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Wednesday, November 21, 2012

Adaptive Parking in a Nutshell

[UPDATE: For a more detailed explanation of Adaptive Parking, here is a short conference paper I presented in late 2013 (PDF).]


Long-time readers of Reinventing Parking will remember Adaptive Parking. Today I want to share a short reminder of the key elements.

What is Adaptive Parking?

It is a simple set of action principles for parking reforms along broadly Shoupista lines.

Adaptive Parking aims to make our parking supply and behaviour less rigid and more responsive to changing contexts, including trends away from automobile dependence.

By contrast, conventional parking policy tends to lock an over-supply of parking into the landscape, regardless of changing transport preferences and urban market trends.

By the way, Adaptive Parking seeks to reform parking everywhere, not just in city centres.

There are five action principles for working towards more Adaptive Parking. 

Here they are again, slightly refined and with new, one-word names:

Share!  Price!  Sweeten!  Relax!  Choice!  

1:  Share! 
Make more parking shared or, even better, make it completely open to the public. Retrofit more districts to become 'park-once-and-walk neighbourhoods'.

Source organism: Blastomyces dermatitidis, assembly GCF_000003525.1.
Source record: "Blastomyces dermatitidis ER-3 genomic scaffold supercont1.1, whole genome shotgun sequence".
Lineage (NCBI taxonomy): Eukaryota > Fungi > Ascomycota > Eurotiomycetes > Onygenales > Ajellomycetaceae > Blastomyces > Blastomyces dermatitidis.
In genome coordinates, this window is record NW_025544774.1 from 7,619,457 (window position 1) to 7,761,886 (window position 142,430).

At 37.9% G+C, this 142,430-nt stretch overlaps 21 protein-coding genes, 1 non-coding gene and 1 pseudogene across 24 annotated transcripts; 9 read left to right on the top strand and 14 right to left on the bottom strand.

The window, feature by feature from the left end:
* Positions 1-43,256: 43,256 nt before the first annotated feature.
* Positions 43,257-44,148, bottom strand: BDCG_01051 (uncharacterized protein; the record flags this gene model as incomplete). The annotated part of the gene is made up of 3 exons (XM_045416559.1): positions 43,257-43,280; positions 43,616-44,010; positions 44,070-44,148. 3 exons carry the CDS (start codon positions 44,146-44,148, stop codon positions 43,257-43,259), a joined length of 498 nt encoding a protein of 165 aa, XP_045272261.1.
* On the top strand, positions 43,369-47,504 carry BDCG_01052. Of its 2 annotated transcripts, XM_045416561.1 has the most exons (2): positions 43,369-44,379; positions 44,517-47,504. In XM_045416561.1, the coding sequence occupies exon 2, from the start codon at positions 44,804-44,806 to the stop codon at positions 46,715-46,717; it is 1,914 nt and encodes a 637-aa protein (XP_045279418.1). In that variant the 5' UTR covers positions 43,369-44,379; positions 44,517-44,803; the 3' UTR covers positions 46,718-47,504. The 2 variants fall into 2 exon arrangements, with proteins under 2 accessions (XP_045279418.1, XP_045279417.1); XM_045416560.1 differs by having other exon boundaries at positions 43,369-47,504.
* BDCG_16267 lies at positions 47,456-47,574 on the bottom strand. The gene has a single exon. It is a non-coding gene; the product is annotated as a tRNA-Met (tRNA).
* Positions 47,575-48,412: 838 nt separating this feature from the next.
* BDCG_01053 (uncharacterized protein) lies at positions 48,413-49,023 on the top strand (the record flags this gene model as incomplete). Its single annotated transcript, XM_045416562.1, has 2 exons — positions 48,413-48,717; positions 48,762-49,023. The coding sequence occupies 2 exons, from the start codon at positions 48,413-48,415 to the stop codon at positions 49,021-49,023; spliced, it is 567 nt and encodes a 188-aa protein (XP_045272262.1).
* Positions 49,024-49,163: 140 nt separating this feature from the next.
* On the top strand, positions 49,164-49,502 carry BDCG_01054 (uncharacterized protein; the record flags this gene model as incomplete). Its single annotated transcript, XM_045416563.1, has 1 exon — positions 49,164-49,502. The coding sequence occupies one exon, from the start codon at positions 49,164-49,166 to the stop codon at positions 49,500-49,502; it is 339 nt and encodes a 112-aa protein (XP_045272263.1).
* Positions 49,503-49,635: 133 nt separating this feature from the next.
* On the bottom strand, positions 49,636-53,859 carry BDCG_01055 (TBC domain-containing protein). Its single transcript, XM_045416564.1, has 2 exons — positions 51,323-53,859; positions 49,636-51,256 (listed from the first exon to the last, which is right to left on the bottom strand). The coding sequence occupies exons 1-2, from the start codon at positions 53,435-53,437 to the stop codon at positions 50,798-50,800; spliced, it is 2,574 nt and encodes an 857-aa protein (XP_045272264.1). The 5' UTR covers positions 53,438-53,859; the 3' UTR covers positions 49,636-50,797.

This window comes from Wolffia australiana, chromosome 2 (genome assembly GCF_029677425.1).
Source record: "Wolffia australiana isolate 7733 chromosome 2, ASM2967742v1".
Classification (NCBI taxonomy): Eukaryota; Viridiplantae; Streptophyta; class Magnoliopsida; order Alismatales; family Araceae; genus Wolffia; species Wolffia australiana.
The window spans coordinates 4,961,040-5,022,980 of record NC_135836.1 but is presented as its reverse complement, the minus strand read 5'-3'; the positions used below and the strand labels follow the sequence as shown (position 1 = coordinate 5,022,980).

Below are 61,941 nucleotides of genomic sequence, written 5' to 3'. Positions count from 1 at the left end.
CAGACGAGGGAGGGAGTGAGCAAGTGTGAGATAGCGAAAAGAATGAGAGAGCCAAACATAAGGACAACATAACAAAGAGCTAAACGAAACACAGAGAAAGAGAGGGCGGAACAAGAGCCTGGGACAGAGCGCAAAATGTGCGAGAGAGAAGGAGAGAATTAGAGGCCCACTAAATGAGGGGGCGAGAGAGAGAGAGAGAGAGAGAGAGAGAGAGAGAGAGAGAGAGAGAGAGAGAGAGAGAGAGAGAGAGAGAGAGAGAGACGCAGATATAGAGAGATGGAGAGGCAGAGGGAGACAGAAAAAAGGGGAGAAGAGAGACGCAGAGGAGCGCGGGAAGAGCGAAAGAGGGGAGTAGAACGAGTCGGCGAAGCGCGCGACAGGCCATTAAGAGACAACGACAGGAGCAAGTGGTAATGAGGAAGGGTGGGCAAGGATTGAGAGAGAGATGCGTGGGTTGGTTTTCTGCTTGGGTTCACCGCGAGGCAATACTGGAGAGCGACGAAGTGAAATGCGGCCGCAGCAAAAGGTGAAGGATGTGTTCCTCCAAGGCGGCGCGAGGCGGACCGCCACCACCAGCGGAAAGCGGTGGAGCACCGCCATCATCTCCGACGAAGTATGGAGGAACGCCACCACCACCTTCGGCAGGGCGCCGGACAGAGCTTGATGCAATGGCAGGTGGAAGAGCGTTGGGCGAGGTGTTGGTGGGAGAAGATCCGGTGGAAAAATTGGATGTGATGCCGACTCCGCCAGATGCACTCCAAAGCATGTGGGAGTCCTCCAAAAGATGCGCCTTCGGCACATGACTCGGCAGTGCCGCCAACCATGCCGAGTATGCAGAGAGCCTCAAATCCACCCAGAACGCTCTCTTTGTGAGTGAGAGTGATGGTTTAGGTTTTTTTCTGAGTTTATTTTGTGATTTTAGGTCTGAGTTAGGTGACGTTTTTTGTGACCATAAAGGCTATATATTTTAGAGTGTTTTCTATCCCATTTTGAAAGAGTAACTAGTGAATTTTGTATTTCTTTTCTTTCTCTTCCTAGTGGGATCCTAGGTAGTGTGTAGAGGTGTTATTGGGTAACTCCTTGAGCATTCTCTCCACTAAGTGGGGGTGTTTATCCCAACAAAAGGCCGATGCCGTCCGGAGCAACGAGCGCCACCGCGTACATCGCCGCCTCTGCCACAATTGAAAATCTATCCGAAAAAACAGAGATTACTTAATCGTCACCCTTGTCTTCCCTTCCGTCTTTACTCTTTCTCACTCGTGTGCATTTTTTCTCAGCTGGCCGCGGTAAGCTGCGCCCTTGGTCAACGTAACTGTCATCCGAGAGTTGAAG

2:  Price! 
Price parking queues away, including slow motion and invisible queues (such as waiting lists and cruising for parking).  Parking can be rationed in many ways but pricing is usually best. Performance pricing builds responsiveness more than other rationing options.

3:  Sweeten! 
Hear the interests of key stakeholders and, if necessary, sweeten the deal for them. But do so in ways that enhance responsiveness and that avoid undermining the wider reforms. Resistance to this kind of parking reform is usually based on fears of spillover nuisance and of losing existing privileges  Creative compromises are needed to ease these fears, to transform them into opportunities (for example, via Parking Benefit Districts) and to boost acceptance of change.

4:  Relax! 
If most parking is public and is priced to avoid queuing, and if local stakeholders no longer fear spillover parking, then we can stop worrying about off-street parking supply shortages. We can relax and allow supply decisions to be responsive to local market conditions. Worry more about surplus than shortage.

5.  Choice! 
Enhance options and alternatives to each parking choice. Apply competition policy to parking. Encourage more active choice making and avoid long-term commitments to specific parking options, to a mode-choice or to vehicle ownership. For example, unbundle parking costs and avoid long-term parking deals like monthly or annual permits. [By the way, this is a new and improved version of Adaptive Parking reform principle 5. It now includes enhancing active choice making by users.]


Think about your own local parking policy problems. Could Adaptive Parking help?